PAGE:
RESEARCH

We work at the interface of biochemistry, structural biology, and virology to reveal the mechanistic underpinnings of nucleic-acid binding macromolecular machines.

Our research focuses on herpesviruses, large double-stranded DNA viruses that are prevalent in humans. Nearly everyone will be infected with at least one of the nine human herpesviruses at some point in their lives. Herpesviruses establish life-long infections through cycles of latency and subsequent lytic reactivation that can lead to disease later in life. While many herpesvirus infections are mild or asymptomatic, in

immunocompromised individuals – such as newborns, transplant recipients, and those coinfected with HIV-1 – herpesviruses can have devastating effects. For example, the virus we primarily focus on, Kaposi’s sarcoma-associated herpesvirus (KSHV), can cause cancer. Despite their pervasiveness, we lack a cure for any herpesvirus, and the majority of existing antivirals for treatment target a single viral protein, leading to the development of resistance mutations.


We seek to understand how essential viral processes work and how they can be disrupted. We are currently focusing on viral genome packaging and late gene transcription.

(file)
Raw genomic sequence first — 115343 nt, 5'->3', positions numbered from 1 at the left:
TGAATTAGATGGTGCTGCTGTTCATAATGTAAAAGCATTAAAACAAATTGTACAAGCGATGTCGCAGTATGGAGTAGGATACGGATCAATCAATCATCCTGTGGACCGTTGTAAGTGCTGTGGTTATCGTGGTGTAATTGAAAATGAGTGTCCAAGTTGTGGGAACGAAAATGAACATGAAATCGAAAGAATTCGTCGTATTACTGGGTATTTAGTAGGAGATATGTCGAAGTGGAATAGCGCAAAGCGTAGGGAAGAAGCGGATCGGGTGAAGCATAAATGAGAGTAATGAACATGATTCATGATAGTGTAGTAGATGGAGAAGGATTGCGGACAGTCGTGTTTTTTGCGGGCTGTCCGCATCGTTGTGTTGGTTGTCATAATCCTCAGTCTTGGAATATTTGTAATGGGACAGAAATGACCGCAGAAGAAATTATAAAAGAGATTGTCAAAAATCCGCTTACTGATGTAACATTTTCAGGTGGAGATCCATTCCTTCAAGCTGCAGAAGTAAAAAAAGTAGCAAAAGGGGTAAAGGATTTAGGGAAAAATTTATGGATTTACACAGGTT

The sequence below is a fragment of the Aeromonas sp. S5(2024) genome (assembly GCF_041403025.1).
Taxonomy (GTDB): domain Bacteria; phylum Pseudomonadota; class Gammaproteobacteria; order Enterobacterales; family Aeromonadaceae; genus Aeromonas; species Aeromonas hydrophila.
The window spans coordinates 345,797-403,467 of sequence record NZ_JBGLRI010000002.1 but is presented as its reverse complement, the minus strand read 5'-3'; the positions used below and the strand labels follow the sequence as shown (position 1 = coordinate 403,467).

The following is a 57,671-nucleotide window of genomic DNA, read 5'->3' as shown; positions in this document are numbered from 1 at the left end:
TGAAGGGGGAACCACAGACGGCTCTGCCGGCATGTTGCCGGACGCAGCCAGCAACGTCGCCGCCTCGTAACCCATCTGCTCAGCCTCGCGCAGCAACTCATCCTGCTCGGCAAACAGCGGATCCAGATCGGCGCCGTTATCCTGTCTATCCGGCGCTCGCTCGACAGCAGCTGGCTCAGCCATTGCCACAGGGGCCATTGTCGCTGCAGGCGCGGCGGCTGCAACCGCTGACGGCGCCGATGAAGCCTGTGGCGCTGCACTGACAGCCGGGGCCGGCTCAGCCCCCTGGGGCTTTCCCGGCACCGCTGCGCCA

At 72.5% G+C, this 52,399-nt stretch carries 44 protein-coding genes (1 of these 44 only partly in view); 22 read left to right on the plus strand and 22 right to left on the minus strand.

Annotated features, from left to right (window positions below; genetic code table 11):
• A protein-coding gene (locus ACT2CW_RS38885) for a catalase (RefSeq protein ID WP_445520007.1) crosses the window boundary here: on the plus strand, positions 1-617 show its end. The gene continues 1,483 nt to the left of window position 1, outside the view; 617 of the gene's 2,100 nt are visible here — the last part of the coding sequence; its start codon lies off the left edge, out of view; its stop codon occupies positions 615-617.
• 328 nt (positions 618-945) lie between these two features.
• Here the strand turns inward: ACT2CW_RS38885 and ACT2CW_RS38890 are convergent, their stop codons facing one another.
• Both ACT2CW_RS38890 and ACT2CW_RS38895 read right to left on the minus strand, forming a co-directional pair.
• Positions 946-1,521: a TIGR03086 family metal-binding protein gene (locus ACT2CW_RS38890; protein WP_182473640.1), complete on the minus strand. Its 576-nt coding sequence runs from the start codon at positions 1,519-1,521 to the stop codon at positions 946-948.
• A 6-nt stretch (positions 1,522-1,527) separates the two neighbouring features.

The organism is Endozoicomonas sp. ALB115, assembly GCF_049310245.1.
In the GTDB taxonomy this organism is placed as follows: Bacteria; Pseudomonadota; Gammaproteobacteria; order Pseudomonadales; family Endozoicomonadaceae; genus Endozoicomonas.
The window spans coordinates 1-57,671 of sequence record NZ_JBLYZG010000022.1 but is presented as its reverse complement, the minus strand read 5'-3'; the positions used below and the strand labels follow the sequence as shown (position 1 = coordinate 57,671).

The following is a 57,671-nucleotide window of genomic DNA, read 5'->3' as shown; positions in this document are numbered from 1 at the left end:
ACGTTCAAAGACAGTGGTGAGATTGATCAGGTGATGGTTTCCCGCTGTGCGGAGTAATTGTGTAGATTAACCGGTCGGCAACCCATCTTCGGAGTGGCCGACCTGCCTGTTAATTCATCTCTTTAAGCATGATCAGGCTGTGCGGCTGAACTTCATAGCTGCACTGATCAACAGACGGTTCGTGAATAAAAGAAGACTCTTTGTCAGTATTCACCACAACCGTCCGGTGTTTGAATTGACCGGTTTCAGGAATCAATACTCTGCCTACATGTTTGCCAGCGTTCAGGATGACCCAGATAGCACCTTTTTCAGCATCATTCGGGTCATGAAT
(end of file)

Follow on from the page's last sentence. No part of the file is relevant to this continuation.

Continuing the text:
HERPESVIRUS GENOME PACKAGING

Herpesviruses face a unique biophysical challenge: they need to package their long dsDNA genome into a tiny capsid. To do this, they encode one of the most powerful molecular motors known in biology. We want to understand how this motor works and how we can target it with small molecules.

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ROLE OF ACCESSORY FACTORS IN PACKAGING

In addition to their powerful molecular motor, herpesviruses encode an accessory protein of unknown function. We recently solved the structure of this protein - ORF68 in KSHV - and seek to identify the mechanistic basis for its essential role in packaging.

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LATE GENE TRANSCRIPTION IN GAMMAHERPESVIRUSES

Gammaherpesviruses use a distinctive strategy to produce proteins required at the end of their lytic cycle, like capsid proteins. Late gene transcription depends on six virally encoded factors, termed "viral transcriptional activators", or vTAs. One of these vTAs - ORF24 in KSHV - is unique in that it possesses the ability to directly bind late gene promoters and host RNA polymerase II. The role of the other 5 vTAs remains a mystery that we will continue to tackle. 


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